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Ecma 1
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2.3 Templating

JavaScript now features native templating in the form of string literals that can contain expressions. We can also use a slightly more advanced template called a tagged template. Let's look at both of these features in this lesson.

2.3 Templating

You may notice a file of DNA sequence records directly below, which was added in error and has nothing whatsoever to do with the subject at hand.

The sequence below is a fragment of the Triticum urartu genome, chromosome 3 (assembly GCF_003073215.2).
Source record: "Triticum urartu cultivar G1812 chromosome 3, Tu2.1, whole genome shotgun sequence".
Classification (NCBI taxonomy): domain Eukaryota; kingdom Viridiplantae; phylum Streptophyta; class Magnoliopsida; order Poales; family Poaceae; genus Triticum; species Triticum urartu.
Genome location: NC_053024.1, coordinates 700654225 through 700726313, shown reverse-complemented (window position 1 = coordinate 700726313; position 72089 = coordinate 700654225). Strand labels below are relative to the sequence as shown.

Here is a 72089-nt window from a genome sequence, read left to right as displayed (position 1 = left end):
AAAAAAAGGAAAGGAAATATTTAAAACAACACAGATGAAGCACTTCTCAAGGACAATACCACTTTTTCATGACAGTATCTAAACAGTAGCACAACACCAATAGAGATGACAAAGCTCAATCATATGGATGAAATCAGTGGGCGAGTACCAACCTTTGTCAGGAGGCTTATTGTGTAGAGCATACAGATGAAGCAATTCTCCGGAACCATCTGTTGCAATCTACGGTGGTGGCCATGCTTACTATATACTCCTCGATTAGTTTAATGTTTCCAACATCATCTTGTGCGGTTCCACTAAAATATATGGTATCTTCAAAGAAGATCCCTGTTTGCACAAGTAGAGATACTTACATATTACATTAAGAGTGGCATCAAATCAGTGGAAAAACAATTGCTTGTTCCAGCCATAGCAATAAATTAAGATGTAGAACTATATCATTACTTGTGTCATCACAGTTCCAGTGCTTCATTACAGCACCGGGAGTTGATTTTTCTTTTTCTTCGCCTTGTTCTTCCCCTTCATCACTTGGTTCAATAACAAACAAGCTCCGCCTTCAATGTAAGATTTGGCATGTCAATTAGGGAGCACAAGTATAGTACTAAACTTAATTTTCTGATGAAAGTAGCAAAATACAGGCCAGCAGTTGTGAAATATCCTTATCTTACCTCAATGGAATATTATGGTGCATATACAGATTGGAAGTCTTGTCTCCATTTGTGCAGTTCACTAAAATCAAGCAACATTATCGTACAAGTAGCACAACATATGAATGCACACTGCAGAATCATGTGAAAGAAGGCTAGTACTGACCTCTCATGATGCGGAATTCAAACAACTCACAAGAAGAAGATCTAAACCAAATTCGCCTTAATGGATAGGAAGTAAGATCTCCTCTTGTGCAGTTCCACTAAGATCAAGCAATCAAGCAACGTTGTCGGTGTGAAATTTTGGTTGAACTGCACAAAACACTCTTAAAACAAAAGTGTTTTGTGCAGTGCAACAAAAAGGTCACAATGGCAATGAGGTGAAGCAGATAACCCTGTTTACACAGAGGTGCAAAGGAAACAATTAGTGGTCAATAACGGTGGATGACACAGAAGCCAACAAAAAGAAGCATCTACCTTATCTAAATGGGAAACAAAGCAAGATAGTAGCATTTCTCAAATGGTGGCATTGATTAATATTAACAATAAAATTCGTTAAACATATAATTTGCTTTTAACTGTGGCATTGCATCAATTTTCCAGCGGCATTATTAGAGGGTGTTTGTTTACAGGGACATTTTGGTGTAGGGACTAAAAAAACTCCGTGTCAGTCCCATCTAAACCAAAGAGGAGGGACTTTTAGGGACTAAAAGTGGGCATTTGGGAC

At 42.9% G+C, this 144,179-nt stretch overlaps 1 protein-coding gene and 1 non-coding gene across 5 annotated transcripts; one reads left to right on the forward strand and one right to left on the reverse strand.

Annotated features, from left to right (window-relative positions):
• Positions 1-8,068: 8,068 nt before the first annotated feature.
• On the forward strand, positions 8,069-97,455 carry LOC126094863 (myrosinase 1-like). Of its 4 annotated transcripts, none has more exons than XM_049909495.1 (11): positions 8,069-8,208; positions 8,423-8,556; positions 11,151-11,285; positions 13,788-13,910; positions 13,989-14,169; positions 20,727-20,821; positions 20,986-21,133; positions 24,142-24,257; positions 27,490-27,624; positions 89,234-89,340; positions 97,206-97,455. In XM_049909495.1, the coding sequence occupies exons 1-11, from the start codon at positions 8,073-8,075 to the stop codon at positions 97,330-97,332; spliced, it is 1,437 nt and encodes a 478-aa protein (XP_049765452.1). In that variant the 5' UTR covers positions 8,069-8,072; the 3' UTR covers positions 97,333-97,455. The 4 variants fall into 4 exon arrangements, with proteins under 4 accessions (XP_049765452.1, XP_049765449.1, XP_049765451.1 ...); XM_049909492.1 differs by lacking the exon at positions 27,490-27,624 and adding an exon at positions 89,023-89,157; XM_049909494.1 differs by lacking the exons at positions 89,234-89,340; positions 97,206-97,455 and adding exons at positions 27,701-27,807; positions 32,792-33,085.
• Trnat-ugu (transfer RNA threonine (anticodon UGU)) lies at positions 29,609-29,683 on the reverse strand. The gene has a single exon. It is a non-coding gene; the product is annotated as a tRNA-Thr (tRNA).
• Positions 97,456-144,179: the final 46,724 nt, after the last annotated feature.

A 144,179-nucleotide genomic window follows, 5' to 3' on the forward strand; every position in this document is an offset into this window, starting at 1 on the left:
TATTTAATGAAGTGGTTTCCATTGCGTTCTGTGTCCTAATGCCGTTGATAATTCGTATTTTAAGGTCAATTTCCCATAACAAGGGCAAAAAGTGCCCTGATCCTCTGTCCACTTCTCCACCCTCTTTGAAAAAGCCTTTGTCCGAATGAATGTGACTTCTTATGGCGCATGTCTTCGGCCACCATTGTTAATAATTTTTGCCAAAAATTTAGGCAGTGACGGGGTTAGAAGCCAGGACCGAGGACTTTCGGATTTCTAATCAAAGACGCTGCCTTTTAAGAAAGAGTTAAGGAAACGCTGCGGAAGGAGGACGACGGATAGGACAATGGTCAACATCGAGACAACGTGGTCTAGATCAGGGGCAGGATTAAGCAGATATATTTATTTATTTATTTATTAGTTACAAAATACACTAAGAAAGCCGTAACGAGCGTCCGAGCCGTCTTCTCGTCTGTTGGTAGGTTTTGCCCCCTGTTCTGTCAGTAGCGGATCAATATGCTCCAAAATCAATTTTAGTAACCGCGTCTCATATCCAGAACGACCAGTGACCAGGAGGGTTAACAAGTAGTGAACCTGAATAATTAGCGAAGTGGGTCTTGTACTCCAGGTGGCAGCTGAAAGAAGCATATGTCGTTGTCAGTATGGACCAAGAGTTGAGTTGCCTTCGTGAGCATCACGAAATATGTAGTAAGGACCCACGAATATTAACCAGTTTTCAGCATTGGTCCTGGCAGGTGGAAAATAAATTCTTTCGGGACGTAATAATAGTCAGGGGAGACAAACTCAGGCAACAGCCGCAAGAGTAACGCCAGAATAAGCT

Hi folks, in this lesson, we're going to look at the new string templating features of ES6. Template strings are a new type of string literal in ES6, which supports multiline strings and expression interpolation. Let's take a look. To create a template string, we use back ticks, instead of single or double quotation marks This is just like a regular string in almost every way. For example, typeof still reports a string. One thing we can do with template strings, however, is include line breaks inside them without using the new line character. In ES6, that's perfectly valid code. All characters, including white space, are significant. Perhaps a more useful feature is interpolation with data. We can evaluate expressions inside the template string. The syntax for this is the dollar character followed by the expression within curly braces. Let's look at a basic example. So we've got a couple of regular string variables there, A and B. So now let's logout a template string and interpolate those inside the string. So let's compile that down And let's take a look in the browser. And as you can see, it works in pretty much the way that we would expect by looking at the syntax. The tokens are simply replaced when the template string is evaluated. Because template strings have access to variables and objects in our code, they should be handled carefully, and must not be constructed by untrusted users. We aren't limited to simple variable substitution, either. We can use functions inside the tokens if we wish. One of the most powerful features of template strings, are tagged template strings. These strings are tagged with a function name and this allows the function to be called and passed the different parts of the string when it is interpolated. For full control of how the final string is constructed, let's take a quick look at this feature. First of all let's define a function. When the function is invoked it will be passed an array of all of the regular string parts of the template string as the first arguments, and then a series of arguments, one for each of the tokens within the template steam. For convenience, we can use the spread operator, which we learned about in the last lesson, to collapse all of the remaining arguments into a single array. We can tag the template stream with our function, by prepending the name of our function to the template stream. So the template string is now tagged with our STR function. The function we defined, and which the template string is tagged with, should return the value of the evaluated string. We can use the function to make any kind of transformation to the string that we want. For example, we could swap the order of the different parts of the string around. So let's compile that down. So it looks like I've messed up the order of the various parts of the string slightly. But that's not important. What's important is that you can see that the value of the string has been completely transformed with the tagging function. As a simple coding exercise, what I'd like you to do is have a play around with the final string and just see if you can get it to output something sensible, which is different than the previous strings that we logged. So in this lesson we learned about the new template strings feature of ES6. We saw that we need to use backticks instead of single or double quotes to define the string. We saw that we can create multi-line strings without explicit new line characters, and that we can perform simple token substitution within template strings. We also saw that tagging template strings with a function is a powerful way to get both the simple token substitution as well as full control over the final string form. Thanks for watching.

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